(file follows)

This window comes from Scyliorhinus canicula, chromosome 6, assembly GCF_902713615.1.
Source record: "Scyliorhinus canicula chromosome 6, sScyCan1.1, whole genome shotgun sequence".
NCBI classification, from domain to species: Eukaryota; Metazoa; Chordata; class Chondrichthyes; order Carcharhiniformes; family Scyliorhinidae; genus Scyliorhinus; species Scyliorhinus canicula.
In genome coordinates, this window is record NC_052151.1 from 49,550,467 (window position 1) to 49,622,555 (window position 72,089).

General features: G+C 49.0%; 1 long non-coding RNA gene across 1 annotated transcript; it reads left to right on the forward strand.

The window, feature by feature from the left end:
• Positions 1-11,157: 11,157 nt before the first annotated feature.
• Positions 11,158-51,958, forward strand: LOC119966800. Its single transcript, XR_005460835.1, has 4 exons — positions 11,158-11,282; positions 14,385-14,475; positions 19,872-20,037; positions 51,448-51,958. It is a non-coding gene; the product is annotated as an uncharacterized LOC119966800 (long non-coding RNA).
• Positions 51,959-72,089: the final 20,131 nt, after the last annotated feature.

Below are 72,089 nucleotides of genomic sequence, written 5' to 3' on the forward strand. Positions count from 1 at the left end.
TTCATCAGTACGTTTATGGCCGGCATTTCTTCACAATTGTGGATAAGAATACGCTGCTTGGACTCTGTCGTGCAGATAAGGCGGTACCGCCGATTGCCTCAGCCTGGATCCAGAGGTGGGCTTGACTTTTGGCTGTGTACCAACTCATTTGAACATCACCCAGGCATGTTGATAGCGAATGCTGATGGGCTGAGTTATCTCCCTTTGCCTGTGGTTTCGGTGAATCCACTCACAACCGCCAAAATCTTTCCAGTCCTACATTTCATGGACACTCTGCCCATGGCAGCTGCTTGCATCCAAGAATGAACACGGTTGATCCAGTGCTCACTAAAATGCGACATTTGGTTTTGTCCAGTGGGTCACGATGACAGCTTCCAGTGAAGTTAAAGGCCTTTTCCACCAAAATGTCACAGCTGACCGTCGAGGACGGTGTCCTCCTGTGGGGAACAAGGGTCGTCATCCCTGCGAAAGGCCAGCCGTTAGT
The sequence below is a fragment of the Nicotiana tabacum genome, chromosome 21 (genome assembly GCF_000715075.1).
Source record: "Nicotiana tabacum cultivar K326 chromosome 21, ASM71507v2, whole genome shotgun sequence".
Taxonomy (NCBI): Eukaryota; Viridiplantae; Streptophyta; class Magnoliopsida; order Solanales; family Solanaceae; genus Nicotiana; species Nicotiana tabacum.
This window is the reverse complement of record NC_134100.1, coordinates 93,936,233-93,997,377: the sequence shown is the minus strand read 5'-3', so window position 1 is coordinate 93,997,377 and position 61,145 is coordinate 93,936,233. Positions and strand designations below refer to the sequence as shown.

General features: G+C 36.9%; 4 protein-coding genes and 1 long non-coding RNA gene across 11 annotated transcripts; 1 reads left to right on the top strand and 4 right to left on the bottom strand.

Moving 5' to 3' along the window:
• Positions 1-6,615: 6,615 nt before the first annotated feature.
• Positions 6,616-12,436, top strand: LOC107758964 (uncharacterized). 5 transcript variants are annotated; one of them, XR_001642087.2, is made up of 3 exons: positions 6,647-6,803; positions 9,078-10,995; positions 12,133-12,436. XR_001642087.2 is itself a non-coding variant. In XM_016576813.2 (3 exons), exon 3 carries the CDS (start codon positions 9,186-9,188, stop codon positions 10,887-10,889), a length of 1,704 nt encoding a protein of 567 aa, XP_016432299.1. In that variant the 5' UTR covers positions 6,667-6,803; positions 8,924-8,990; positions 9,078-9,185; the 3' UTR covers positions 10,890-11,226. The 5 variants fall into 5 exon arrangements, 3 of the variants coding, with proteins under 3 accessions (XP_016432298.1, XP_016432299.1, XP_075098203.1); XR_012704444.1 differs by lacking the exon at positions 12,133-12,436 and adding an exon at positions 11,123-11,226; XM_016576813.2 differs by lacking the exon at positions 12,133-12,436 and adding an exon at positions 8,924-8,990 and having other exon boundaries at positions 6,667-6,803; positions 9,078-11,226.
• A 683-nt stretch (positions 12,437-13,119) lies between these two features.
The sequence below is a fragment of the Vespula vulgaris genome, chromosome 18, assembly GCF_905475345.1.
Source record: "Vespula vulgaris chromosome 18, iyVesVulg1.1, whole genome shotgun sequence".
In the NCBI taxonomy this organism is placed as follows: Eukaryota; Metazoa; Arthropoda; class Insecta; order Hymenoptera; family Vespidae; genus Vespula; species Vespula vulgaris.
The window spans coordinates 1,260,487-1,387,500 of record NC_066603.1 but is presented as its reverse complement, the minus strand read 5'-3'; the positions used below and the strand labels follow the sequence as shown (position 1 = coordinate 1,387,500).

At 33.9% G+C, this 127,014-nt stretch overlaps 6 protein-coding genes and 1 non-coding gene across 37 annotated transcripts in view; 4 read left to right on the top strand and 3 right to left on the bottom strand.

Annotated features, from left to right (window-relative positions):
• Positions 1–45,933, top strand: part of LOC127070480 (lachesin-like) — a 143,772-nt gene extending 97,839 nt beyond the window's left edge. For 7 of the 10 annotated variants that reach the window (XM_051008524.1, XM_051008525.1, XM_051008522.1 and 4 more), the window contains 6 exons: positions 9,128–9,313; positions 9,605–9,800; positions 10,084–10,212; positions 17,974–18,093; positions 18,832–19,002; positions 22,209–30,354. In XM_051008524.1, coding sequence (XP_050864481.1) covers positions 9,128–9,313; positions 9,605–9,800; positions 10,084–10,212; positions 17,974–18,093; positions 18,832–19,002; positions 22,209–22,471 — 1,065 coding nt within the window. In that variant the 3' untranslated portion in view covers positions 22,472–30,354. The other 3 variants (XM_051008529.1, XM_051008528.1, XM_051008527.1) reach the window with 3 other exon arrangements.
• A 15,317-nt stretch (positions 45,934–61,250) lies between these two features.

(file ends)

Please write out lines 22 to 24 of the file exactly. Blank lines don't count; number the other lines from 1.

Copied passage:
Source record: "Vespula vulgaris chromosome 18, iyVesVulg1.1, whole genome shotgun sequence".
In the NCBI taxonomy this organism is placed as follows: Eukaryota; Metazoa; Arthropoda; class Insecta; order Hymenoptera; family Vespidae; genus Vespula; species Vespula vulgaris.
The window spans coordinates 1,260,487-1,387,500 of record NC_066603.1 but is presented as its reverse complement, the minus strand read 5'-3'; the positions used below and the strand labels follow the sequence as shown (position 1 = coordinate 1,387,500).